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A CurtainUp Review
By Les Gutman
Economics is a term, when used in the theater, that usually brings to mind pencil-sharpening producers looking for ways to cut costs. Richard Maxwell is a very economical playwright/director, but since his "arrival" on the New York theater scene (which I measure from the 1998 production of House), he has given the expression a new meaning -- an artistic one. His plays feature, typically, an economy of most things we think of as theater: words, emotions, sets. lights and so on. By taking the spartan route, he has delivered plays which focus on meaning. (Almost in contradistinction, most have them have also included musical entertainment.)
In his last three plays, it seems to the outside observer, he has been toying with the equation in a new way. While many of his earlier works had fairly large casts (4-10 actors), in each of the last three, he has reduced by one the number of characters represented onstage. In Caveman, he employed three characters; in Drummer Wanted, two; and now in Joe, just the one of the title. The result is his most interior, and in some ways most interesting, play to date.
But Maxwell is not really that economical (in the old school sense), so rather than affording a single actor the opportunity to morph his way through a monologue in which he portrays Joe over a 60 or so year lifespan, he employs 5 actors to share the job. So he has young Richard Zhuravenko portraying the young boy, Gene Wynne assaying the senior citizen and, in between, Matthew Stadelmann, Brian Mendes and Mick Diflo as Joe in his late teens, late 20's (or thereabouts) and middle age, respectively. A coda adds a special surprise, which reveals another facet of what Maxwell has on his mind.
The exercise reveals threads that cascade through Joe's life. Two which seem most apparent, and which share an elusive nature, are football and girls (especially one named Shannon). Not surprisingly, his parents (a writer/poet father and a mother whose death left a strong impression on the character) also figure prominently.
The actors acquit themselves convincingly, with Mr. Mendes and Mr. Wynne the most notable of the bunch, and it is fascinating to observe the manner in which perspective alters, and doesn't alter, attitudes and traits, the ways in which the character matures, and doesn't. That said, Joe doesn't really make for compelling theater. Five monologues are still five monologues, and Mr. Maxwell's style doesn't lead to anything approaching dramatic fireworks. So we listen, endlessly it seems at some points, to Joe talking -- sometimes it seems directly to us, at other times as if we are snooping on half of a conversation.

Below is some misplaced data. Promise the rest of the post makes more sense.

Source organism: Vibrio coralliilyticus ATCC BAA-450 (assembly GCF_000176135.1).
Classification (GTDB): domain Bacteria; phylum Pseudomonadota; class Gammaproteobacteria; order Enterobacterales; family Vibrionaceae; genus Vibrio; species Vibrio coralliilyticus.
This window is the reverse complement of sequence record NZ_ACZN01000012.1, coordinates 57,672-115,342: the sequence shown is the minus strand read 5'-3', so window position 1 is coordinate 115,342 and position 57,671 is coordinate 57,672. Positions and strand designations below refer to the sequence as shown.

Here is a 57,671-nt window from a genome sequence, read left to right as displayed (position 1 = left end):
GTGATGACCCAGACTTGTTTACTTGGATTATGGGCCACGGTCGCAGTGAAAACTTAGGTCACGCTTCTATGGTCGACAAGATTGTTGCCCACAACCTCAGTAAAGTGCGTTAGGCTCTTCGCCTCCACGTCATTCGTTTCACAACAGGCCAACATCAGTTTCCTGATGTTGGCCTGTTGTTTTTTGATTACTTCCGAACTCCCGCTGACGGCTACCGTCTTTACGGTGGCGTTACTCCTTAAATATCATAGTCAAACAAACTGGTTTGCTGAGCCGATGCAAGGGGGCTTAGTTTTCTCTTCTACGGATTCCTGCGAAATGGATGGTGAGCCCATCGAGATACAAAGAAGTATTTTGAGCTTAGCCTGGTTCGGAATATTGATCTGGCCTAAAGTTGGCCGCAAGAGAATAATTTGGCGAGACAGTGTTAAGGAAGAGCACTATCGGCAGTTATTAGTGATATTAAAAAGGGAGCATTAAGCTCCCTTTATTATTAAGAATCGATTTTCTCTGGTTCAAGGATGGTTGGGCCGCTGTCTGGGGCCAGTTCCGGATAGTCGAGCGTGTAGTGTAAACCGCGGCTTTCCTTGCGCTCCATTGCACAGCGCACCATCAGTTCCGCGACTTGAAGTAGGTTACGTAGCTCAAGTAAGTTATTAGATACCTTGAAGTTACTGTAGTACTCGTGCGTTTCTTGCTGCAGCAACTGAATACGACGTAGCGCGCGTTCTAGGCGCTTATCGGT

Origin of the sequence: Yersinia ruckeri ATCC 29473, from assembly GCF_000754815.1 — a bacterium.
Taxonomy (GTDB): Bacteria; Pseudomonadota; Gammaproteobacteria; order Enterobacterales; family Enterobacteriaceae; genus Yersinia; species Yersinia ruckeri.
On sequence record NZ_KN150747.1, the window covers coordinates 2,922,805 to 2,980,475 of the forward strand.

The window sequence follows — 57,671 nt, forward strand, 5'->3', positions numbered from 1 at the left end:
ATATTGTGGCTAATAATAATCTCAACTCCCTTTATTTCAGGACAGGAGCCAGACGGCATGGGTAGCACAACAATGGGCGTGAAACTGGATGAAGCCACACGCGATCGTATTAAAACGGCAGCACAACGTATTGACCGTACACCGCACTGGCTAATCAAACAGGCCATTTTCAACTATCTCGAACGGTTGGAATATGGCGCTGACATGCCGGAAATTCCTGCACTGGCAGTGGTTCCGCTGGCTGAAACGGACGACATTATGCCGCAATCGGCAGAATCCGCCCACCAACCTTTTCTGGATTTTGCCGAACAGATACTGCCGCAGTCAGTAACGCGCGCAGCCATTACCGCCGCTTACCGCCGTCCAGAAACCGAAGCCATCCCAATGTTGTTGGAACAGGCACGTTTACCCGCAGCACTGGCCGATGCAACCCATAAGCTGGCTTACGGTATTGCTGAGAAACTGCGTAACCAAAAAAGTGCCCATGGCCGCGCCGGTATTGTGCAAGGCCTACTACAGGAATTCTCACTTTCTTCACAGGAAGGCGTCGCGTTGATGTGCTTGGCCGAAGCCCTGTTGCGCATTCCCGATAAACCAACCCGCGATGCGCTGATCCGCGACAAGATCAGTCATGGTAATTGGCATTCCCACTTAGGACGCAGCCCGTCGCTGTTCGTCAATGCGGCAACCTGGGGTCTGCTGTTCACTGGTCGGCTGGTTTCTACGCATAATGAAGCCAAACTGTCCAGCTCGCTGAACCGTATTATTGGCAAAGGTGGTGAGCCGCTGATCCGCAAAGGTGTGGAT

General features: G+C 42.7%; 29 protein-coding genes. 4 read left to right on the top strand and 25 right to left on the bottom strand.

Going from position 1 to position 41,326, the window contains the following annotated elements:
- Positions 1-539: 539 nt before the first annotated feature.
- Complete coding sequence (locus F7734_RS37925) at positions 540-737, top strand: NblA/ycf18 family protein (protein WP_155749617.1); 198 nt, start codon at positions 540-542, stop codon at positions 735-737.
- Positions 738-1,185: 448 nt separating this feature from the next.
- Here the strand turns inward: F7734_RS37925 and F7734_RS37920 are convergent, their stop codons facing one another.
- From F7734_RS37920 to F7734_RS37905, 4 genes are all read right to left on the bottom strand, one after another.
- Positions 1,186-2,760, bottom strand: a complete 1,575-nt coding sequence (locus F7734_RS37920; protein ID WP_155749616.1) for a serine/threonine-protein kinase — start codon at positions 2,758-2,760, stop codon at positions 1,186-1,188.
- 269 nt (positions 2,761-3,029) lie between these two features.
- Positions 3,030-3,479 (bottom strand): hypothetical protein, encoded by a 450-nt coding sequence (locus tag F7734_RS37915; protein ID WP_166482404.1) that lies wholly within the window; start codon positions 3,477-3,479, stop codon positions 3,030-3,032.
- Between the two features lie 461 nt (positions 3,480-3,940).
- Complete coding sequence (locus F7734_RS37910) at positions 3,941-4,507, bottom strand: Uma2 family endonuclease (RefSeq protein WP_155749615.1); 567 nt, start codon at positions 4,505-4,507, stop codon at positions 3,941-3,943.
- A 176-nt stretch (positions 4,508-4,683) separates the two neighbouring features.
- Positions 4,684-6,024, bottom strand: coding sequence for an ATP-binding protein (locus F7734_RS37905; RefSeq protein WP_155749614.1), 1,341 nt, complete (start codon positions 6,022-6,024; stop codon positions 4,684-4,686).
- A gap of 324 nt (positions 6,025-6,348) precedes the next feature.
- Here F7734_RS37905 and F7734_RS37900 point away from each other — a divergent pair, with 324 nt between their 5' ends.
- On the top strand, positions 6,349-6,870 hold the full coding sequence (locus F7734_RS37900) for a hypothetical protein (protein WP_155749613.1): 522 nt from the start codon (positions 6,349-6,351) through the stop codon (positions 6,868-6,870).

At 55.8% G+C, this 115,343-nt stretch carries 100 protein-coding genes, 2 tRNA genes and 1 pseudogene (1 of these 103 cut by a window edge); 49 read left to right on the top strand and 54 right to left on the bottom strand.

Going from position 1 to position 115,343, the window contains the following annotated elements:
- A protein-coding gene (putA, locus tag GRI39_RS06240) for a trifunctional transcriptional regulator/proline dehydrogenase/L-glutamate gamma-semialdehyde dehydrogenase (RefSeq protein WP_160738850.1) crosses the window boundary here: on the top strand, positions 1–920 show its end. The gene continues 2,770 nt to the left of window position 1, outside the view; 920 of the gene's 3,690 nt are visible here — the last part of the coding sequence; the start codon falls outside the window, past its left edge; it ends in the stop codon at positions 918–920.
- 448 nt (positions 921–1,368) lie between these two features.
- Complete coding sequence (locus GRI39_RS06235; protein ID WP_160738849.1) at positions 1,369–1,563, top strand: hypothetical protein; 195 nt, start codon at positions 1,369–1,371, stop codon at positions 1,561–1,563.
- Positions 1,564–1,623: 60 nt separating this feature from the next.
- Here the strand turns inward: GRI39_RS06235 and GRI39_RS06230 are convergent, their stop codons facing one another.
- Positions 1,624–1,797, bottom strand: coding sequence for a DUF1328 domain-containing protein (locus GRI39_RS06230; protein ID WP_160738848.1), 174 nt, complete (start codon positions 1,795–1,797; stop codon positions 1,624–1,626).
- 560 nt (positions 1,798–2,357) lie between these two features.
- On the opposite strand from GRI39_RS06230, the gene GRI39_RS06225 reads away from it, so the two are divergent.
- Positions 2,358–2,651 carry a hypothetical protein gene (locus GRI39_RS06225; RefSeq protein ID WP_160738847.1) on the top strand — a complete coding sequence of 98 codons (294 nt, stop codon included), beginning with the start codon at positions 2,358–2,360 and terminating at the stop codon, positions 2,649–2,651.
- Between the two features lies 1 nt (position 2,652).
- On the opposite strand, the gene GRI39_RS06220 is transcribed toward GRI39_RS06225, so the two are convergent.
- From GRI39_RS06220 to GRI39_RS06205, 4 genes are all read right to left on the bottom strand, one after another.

As always, Maxwell's writing is raw and devoid of pretense. It's the sort of fodder -- filled with unedited reaction -- that would delight a psychiatrist attempting to assess his or her patient's personality. We have no difficulty getting the point, although one would be hard pressed to be captivated by it.
Although Joe's monologues are played out in typical Maxwell style,essentially on a bare stage, in ambient light, each is bridged by songs (sung solo by the actors, with fine onstage musical accompaniment) that are goosed up with dramatic spotlighting, a sort of rotating starscape and (to great comic effect, intentional or not) a smoke machine. Tory Vazquez has designed age-appropriate costumes for each Joe, in each case including a red hooded jacket that, symbolically at least, connects the quintet.
Maxwell continues to be an intriguing thinker, but as thoughtful as Joe may be, it isn't exactly entertaining. This distinguishes it from some of his earlier work I've seen and reviewed, which found a way to marry ideas with a rare breed of attention-maintaining theater. Now that he has traveled as far as he logically can in eliminating characters, let's hope he returns to that more exciting form and lets them play together.
LINKS TO REVIEWS OF PREVIOUS MAXWELL PLAYS Drummer Wanted
Showy Lady Slipper
Cowboys and Indians
6,500 Comparative Phrases including 800 Shakespearean Metaphors by CurtainUp's editor.
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